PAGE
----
From its earliest origins to the twenty-first century, Hull is a city that has been continually shaped by flows of people, commodities, ideas and trade. The result is a distinctive city with a longstanding, varied, proud and often remarkable history. Hull: Culture, History, Place is a celebration of this unique city’s past and present. Telling the story of Hull from the earliest settlement on the muddy banks of the river, through civil war rebellion, maritime success and the trauma of the Second World War to post-war resilience and recovery, this book shows how and why Hull has been a place of significance and success over many centuries. The eleven chapters, twenty-five enlightening vignettes and many illustrations bring the city’s history to light and life, exploring the people, places, trade, industry, ideas, creativity and vision that have formed the lived experience of this city for over eight hundred years.
'This is a genuine collaborative effort that has been beautifully put together to give a real feel for the culture and history of a very distinctive place. The book is enhanced still further by the efforts of the publisher, since high-quality paper enhances the scores of full-colour illustrations.'
Journal of Historical Geography
'as much an exemplary work of ‘public history’ as an academic synthesis.'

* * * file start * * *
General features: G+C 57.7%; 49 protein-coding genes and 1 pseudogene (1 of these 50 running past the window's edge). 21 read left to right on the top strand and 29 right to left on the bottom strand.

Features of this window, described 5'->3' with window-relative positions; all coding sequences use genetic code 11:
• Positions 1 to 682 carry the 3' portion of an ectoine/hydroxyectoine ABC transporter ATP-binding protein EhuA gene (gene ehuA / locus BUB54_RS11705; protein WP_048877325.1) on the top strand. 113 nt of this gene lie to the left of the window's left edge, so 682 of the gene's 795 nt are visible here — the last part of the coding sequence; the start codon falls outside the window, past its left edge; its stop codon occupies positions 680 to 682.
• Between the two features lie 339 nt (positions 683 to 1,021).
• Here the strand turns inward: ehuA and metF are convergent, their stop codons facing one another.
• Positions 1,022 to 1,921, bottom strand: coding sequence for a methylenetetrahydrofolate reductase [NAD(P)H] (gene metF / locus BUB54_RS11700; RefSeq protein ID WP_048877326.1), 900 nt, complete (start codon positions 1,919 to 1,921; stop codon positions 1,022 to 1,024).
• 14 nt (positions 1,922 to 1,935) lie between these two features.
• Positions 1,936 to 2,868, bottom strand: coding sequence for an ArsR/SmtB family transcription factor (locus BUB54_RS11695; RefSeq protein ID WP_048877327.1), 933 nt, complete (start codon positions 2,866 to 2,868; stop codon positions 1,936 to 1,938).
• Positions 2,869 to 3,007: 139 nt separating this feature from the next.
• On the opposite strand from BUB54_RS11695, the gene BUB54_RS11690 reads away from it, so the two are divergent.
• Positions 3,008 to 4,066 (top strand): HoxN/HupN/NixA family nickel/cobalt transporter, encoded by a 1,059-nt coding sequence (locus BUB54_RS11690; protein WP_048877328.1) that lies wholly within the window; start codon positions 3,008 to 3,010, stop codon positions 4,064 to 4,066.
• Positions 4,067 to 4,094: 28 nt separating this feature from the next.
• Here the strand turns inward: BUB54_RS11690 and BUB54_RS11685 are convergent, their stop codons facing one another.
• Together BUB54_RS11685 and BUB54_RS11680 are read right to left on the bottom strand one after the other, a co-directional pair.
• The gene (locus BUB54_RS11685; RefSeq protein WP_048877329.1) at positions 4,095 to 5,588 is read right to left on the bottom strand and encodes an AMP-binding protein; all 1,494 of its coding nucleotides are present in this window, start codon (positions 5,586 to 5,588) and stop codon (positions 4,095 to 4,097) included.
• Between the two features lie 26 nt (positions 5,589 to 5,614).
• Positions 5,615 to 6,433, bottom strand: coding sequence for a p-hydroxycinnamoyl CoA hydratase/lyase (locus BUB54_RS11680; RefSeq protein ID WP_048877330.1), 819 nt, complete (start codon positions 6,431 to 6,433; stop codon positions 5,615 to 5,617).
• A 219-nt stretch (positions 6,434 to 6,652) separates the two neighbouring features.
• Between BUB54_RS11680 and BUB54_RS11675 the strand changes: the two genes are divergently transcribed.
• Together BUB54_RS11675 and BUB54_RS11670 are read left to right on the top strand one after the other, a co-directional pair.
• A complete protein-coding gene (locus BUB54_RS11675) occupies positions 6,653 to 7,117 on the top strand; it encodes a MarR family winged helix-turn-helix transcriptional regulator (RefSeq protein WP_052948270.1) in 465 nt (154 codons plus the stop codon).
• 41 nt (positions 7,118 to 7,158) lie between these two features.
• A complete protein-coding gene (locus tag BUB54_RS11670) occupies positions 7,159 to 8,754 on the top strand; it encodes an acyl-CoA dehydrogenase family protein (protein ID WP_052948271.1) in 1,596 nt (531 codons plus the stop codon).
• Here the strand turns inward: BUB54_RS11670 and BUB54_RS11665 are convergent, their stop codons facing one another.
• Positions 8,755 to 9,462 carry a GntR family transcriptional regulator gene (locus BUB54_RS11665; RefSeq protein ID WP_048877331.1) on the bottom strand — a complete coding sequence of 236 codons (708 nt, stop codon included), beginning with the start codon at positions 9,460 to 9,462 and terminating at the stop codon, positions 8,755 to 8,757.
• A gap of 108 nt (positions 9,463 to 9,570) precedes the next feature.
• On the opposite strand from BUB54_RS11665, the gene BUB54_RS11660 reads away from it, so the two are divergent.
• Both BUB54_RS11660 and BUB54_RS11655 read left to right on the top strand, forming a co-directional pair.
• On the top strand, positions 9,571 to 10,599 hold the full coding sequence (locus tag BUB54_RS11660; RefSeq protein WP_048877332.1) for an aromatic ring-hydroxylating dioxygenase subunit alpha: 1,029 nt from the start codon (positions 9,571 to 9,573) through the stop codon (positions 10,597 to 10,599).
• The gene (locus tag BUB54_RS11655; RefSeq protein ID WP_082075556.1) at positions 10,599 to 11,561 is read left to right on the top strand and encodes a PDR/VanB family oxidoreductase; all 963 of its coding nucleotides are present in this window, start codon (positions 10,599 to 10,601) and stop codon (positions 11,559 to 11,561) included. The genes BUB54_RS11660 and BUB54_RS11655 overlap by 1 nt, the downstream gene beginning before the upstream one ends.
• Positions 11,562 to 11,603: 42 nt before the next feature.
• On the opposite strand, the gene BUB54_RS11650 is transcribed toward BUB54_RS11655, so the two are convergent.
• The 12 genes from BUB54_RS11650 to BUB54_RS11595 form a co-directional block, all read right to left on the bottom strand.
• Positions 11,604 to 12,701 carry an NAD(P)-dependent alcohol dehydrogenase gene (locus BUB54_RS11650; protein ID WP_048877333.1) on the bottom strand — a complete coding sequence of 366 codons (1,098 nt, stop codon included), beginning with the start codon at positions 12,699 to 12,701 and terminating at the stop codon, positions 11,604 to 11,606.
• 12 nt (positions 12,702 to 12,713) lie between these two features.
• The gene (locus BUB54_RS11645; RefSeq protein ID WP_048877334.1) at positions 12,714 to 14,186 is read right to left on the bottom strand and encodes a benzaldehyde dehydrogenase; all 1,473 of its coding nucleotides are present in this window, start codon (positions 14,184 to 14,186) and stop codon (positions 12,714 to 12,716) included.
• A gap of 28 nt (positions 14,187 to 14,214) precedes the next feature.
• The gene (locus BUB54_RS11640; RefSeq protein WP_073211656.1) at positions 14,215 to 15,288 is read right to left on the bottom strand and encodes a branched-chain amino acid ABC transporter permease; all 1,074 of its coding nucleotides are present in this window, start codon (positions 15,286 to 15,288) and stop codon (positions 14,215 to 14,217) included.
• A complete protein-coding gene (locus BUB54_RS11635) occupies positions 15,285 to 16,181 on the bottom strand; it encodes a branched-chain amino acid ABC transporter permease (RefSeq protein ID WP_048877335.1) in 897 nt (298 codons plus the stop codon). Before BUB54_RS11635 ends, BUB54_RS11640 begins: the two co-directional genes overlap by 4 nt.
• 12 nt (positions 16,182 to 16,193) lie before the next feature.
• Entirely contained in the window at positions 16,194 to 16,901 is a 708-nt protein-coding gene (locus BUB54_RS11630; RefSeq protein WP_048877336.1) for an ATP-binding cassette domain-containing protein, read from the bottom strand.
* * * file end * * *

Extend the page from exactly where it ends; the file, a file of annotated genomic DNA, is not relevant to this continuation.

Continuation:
The Economic History Review
'This book is highly recommended as a demonstration in how to write and produce an enthralling local history of a major east coast port.'
North East History
'Hull: Culture, History, Place presents a fascinating insight into the distinctiveness of this important maritime city fromits prehistoric origins up to the twenty-first century. ... this collection of essays offers the reader an absorbing snapshot of the city’s rich heritage. Moreover, the many interesting vignettes – 25 in total – located within each chapter add further illuminating detail. Scholars from a wide range of disciplines, including cultural geography, history, and literary studies, deploy a diverse array of source materials, including diaries, letters, inventories, wills and testaments, and oral testimonies, to demonstrate how important the city of Hull was not just to British, but global history.'
Robert James, The International Journal of Maritime History
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